The Toronto Maple Leafs are under investigation for tampering because of comments made by head coach Ron Wilson about the club's interest in Daniel and Henrik Sedin prior to the free-agent deadline on July 1.
Leafs general manager Brian Burke confirmed yesterday that the NHL has informed him that the league will examine potential tampering because of remarks made by the Leafs coach in an interview with a Toronto radio station last week.
"The league has indicated that they are looking into it, so we will have no public commentary at this time," Burke said yesterday when asked to respond to a column published by the Vancouver Province last weekend in which an unnamed NHL executive remarked that what Wilson said was a "clear-cut case of tampering."
Last Tuesday, less than 24 hours before the Sedin twins re-signed with the Vancouver Canucks, Wilson told the Fan 590 in Toronto, "You're hearing right now, and this sounds very contradictory but, there's a real possibility, I would think, that we would be going after the Sedins. Let's just speculate there."
What may have further damaged the case against the Leafs is that Burke travelled to Sweden the day before the free-agent period began. There was speculation that Burke was ensconced in the Scandinavian country to talk to the Sedins if they didn't re-sign with the Canucks, but the Leafs insisted that Burke was in Sweden for a follow up get-together with Swedish free-gent goalie Jonas Gustavsson, who has yet to choose his future team from a shortlist that includes the Leafs, Dallas Stars, San Jose Sharks and Colorado Avalanche.
"I did meet with Gustavsson and his girlfriend for two hours [last Thursday]" Burke said. "Everyone is speculating that I went over there to sign the Sedins, but not so. I said all along that I felt they would re-sign [with Vancouver]"
NHL bylaw No. 15 states that tampering is, "the making or causing to be made through any medium, public or private, any statement indicating any intention or desire of or interest in acquiring the services [of a player on another club]"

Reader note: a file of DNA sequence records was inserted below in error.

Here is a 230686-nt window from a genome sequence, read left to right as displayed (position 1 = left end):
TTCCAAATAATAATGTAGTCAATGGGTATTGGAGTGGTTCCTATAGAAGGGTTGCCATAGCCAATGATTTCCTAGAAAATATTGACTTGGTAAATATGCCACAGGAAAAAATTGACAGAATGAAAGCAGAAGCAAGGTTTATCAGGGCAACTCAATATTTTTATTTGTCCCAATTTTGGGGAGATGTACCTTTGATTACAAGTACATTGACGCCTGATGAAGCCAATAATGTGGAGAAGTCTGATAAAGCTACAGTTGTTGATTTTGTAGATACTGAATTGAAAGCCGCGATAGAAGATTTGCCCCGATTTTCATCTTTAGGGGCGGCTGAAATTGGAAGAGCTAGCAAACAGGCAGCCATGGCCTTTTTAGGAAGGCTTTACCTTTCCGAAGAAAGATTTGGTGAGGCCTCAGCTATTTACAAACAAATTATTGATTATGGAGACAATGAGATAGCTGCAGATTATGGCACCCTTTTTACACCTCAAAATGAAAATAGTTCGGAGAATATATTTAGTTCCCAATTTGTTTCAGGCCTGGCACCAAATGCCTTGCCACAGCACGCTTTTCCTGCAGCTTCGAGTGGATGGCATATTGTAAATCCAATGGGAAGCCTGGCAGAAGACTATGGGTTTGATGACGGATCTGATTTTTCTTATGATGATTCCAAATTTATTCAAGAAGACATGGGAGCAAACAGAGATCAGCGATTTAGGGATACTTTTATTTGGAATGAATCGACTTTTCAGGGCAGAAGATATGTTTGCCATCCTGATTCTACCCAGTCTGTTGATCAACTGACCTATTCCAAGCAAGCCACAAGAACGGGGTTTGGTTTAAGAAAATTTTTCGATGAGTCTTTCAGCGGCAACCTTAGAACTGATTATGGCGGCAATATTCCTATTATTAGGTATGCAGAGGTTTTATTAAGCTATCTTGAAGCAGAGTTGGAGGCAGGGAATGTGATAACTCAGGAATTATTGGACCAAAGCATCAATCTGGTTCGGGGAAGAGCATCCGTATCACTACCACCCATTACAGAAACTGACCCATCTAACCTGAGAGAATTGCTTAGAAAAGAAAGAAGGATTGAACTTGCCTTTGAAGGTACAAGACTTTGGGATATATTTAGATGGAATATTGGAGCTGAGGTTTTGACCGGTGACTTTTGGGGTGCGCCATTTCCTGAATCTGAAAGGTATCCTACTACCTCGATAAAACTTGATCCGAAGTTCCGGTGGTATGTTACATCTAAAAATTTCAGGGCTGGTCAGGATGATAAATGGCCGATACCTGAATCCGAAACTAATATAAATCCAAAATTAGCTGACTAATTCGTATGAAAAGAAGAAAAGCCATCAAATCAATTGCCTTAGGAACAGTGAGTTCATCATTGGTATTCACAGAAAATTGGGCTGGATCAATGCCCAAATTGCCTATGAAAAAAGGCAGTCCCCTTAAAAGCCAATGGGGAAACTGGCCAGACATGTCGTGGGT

NHL deputy commissioner Bill Daly refused to confirm the league was investigating tampering allegations against the Leafs, but did state the Canucks have not filed a complaint with the NHL.
"We wouldn't normally comment on whether or not we were investigating a club for a potential tampering violation," Daly said.
"No, the Canucks have not filed tampering charges."
All eyes and ears will be on Daly to see how he rules in this case because last summer Burke, when he was running the Anaheim Ducks, accused then Edmonton Oilers general manager Kevin Lowe of tampering. A year earlier, after sniper Corey Perry re-signed with the Ducks, Lowe remarked in an interview that, "Corey Perry is a hell of a player. What I really want to say about his [Burke's]bickering about parity and the salary cap is if you're unhappy about them, then trade him [Perry]our way. We'll be glad to have him."
After a league investigation, Lowe was cleared of any wrongdoing. Technically, both Perry and the Sedins were under contract at the time of the remarks made by Lowe and Wilson, respectively.
Also, in early May, Tampa Bay Lightning representatives suggested that the only way they would surrender the second overall selection in the 2009 NHL entry draft was if the Leafs would send defencemen Tomas Kaberle and Luke Schenn the other way in exchange for the draft pick. But there were no sanctions levied by the league against the Lightning.
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